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Did you know that Guglielmo Marconi was born today in 1874? He was an Italian electrical engineer and inventor. He is best known for his work with ‘wireless telegraphy’, or sending and receiving messages using radio waves instead of metal wires. His early experiments were only able to transmit signals across a room. After many years of experimenting, study, and redesign, Marconi’s high-powered radio stations were able to send and receive signals across the Atlantic Ocean (more than 2000 miles)!

We hope that you have an innovative day at school. Remember to think kind thoughts, use kind words, and do kind things. We Love You.


Bonus Facts:

Marconi was only 20 when he started his first experiments with wireless telegraphy. He was assisted by his butler, Mignani.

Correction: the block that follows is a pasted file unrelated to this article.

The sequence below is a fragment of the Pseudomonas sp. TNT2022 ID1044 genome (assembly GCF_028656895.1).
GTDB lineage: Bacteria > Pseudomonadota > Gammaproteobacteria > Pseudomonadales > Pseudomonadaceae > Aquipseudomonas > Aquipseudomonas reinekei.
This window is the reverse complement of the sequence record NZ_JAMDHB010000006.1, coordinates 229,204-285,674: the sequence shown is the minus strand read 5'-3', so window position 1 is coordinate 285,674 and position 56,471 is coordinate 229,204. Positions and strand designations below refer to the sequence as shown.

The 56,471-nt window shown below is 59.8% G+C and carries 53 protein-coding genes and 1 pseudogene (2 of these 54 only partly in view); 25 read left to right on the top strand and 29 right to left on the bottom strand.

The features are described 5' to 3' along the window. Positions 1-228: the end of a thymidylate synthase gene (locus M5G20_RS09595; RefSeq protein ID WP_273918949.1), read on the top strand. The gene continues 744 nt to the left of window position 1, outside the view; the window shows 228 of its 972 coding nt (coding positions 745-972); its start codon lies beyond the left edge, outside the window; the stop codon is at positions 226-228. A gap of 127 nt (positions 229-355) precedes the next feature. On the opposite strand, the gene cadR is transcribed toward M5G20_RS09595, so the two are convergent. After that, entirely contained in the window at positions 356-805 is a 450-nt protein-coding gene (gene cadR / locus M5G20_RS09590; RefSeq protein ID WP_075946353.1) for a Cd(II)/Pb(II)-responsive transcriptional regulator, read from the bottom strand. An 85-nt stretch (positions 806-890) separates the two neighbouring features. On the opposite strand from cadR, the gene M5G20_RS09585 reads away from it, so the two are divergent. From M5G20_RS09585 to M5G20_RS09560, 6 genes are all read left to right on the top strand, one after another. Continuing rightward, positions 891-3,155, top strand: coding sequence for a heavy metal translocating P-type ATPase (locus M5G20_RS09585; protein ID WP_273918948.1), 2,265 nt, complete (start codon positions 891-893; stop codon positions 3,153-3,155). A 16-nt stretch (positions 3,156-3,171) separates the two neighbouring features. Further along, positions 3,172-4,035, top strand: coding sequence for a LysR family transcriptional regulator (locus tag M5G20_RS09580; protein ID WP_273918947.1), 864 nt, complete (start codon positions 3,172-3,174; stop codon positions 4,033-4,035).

When he was 21, Marconi moved from Italy to London, where he received better support for his research.

Marconi’s Law, which was developed by Guglielmo Marconi. It shows the relationship between the height of antennas and the distance which they can send and receive transmissions.

Along with Karl Ferdinand Braun he was awarded the 1909 Nobel Prize in Physics for his work in wireless telegraphy.

In 1915, the Titanic carried one of Marconi’s radio transmitters. It allowed the Titanic to signal for help after it struck the iceberg. It was said, “Those who have been saved, have been saved through one man, Mr. Marconi…and his marvelous invention”